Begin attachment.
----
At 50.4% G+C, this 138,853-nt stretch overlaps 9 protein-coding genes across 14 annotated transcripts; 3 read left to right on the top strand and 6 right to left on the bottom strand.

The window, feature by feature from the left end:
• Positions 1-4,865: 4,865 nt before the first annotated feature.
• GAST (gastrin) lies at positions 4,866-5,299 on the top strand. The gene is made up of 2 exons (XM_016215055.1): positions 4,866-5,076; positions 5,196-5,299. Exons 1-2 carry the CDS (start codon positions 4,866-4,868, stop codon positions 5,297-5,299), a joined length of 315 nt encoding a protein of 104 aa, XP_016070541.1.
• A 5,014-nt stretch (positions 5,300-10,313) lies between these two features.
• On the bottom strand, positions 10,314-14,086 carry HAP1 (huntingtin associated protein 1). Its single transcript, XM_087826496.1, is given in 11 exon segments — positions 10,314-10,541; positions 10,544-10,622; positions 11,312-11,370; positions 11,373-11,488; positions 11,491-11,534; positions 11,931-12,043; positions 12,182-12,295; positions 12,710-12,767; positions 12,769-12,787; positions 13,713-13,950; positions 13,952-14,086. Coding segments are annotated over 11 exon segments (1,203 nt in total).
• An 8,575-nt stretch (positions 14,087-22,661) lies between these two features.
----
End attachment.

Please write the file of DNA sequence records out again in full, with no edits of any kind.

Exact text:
At 50.4% G+C, this 138,853-nt stretch overlaps 9 protein-coding genes across 14 annotated transcripts; 3 read left to right on the top strand and 6 right to left on the bottom strand.

The window, feature by feature from the left end:
• Positions 1-4,865: 4,865 nt before the first annotated feature.
• GAST (gastrin) lies at positions 4,866-5,299 on the top strand. The gene is made up of 2 exons (XM_016215055.1): positions 4,866-5,076; positions 5,196-5,299. Exons 1-2 carry the CDS (start codon positions 4,866-4,868, stop codon positions 5,297-5,299), a joined length of 315 nt encoding a protein of 104 aa, XP_016070541.1.
• A 5,014-nt stretch (positions 5,300-10,313) lies between these two features.
• On the bottom strand, positions 10,314-14,086 carry HAP1 (huntingtin associated protein 1). Its single transcript, XM_087826496.1, is given in 11 exon segments — positions 10,314-10,541; positions 10,544-10,622; positions 11,312-11,370; positions 11,373-11,488; positions 11,491-11,534; positions 11,931-12,043; positions 12,182-12,295; positions 12,710-12,767; positions 12,769-12,787; positions 13,713-13,950; positions 13,952-14,086. Coding segments are annotated over 11 exon segments (1,203 nt in total).
• An 8,575-nt stretch (positions 14,087-22,661) lies between these two features.